If you’re one of those telcos wondering about STIR/SHAKEN and how to comply with it, you’ll find a lot of useful information in our recent webinar. You can watch the full recording to get all the details (find a time-stamped topic list below), or read on for a summary of what we discussed.
STIR/SHAKEN is a framework that aims to increase trust in telecommunication by preventing Caller ID spoofing. It applies to all telcos that send calls with North American Numbering Plan numbers (basically, it includes all calling numbers starting from 1), whether they’re located in North America or overseas. For most North American operators, the deadline for implementation is June 30, 2021. Missing this deadline or its grace period of 90 days (till September 30) could have serious consequences, including calls being blocked by intermediate service providers.
Even if you’re not distributing US phone numbers to your customers and know for sure that STIR/SHAKEN doesn’t apply to you, don’t leave just yet. It’s still worth understanding how the concept works, since other countries might soon introduce similar regulations.
These are some of the topics we covered during the webinar:
- What exact steps you need to take to comply with STIR/SHAKEN (minute 14:15 of the recording)
- What a digital signature for telephone numbers is, and what information it consists of (31:24)
- End-to-end call flow in PortaSwitch (34:45)
- Attestation levels, and how Caller ID can be both spoofed and verified by the SHAKEN framework at the same time (37:30)
- PortaSwitch configuration for STIR/SHAKEN support (44:03); or, you can also explore the PortaSIP Admin Guide
At the webinar, we also had a very productive Q&A session. Here are the highlights:
Q: Which PortaSwitch releases support STIR/SHAKEN?
A: PortaSwitch supports STIR/SHAKEN starting from MR90. Since the whole topic is new, we don’t yet know if it will be efficient to perform backport patches for older releases. Please contact your PortaOne support team for further information. Meanwhile, we encourage you to consider a software update to MR90. While the update is in process, you can implement a Robocall Mitigation Program and apply for an extension of the STIR/SHAKEN implementation deadline.
Q: What is the price for STIR/SHAKEN support?
A: In PortaSwitch, we use Authentication and Verification services provided by TransNexus. PortaOne acts as a TransNexus reseller in this partnership: you can either contact TransNexus directly or enjoy the wholesale discount prices from PortaOne. Contact our sales department to find out more.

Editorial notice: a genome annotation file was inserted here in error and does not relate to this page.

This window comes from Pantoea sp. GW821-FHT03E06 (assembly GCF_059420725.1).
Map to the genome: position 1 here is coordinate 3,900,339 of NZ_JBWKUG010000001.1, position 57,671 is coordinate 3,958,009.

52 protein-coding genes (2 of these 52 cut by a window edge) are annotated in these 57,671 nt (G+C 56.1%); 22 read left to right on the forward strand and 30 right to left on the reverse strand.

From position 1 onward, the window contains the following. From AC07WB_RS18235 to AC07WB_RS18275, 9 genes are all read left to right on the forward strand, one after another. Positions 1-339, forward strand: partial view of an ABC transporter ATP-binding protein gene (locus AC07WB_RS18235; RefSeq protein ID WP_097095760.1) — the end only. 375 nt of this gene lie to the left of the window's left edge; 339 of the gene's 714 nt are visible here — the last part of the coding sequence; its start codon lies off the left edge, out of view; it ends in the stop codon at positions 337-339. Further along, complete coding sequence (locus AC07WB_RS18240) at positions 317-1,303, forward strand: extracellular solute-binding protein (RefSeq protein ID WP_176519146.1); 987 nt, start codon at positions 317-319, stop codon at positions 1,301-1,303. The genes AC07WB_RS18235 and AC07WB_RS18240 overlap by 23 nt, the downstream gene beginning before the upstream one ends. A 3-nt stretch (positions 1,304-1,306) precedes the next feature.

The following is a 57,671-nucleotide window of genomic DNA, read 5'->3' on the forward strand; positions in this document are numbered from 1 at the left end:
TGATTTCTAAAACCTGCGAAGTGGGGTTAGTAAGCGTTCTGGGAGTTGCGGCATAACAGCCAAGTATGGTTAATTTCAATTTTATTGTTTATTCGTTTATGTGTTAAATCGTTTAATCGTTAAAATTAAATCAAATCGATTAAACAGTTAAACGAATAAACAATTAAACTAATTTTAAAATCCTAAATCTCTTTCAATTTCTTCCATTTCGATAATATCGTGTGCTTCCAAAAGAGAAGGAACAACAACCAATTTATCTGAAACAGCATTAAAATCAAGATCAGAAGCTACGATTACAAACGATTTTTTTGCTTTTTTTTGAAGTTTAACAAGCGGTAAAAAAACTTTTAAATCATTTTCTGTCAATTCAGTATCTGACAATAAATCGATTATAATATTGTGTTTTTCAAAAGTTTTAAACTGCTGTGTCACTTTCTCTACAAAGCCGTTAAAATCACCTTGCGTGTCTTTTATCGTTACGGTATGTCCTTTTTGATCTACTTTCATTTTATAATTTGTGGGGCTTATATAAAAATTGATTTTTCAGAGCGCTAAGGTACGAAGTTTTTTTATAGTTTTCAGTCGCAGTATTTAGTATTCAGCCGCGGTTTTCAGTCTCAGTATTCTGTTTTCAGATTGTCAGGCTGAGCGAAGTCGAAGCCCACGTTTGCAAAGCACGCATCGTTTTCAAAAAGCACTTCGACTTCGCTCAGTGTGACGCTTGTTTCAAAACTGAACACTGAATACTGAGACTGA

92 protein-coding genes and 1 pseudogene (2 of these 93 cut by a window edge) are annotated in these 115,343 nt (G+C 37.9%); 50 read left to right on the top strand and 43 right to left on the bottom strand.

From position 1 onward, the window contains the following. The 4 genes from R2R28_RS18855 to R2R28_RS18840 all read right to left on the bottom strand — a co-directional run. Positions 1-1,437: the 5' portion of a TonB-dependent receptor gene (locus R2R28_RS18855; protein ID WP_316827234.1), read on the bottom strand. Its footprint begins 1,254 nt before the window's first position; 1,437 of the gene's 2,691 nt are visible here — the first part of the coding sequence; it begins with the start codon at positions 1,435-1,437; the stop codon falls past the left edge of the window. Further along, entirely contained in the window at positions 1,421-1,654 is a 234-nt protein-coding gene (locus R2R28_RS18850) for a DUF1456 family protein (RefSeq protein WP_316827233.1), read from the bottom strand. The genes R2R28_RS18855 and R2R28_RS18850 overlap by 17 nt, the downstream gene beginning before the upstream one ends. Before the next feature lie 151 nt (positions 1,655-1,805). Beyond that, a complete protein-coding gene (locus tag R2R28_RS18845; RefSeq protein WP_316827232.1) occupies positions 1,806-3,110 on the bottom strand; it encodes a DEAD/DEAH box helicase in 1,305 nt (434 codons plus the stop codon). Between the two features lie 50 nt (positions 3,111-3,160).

Q: What is the lag between the call origination and its authentication in TransNexus? And how are calls handled if TransNexus is not available due to an outage or network issues?
A: The lag depends on the location of your PortaSwitch server. In our experience, the latency between the US nodes is up to 100 milliseconds. Typically, the latency within applications is less than 30 milliseconds. TransNexus has plenty of customers outside of the US – no one has ever complained about the delay.
Q: If we are buying calling numbers and routing through a third party, is there any compliance we have to follow, or can we rely on our wholesale provider?
A: If you outsource STIR/SHAKEN compliance to your provider, they’ll be able to attest your traffic only at the ?-level (the lowest level possible). If you want to attest your customers’ calls at the A-level, you need to comply yourself.
Q: Do providers have to register with the Secure Telephone Identity Policy Administrator AND with the FCC, or will STI-PA register with the FCC on their behalf?
A: You have to register with the FCC to certify that you’ve implemented SHAKEN support, and then you have to show STI-PA (it’s Iconectiv for the USA) that you’re certified with the FCC.
Q: In PortaSwitch, you can forward an inbound call to another PSTN number. Under Calling Party Display, you can change it from “Caller Number and Name” to “Forwarder Number and Name.” How does this fit into SHAKEN?
A: For the best result, you’ll need to use the calling party part rather than forwarding. Otherwise, the original headers (identity and calling party number) will not match. And here’s what’s even more critical: when you forward a call, the destination number changes – most likely, such calls won’t be verified by terminating providers as trusted.
Q: Does a US CSP that originates calls to Canada have to register with the Canadian regulator or follow the Robocall Mitigation Plan?
A: The framework for cross-border calls allows Canadian terminating service providers to recognize the US signatures correctly – and vice versa. It means that the US CSPs can sign their calls to Canada with a US authority certificate.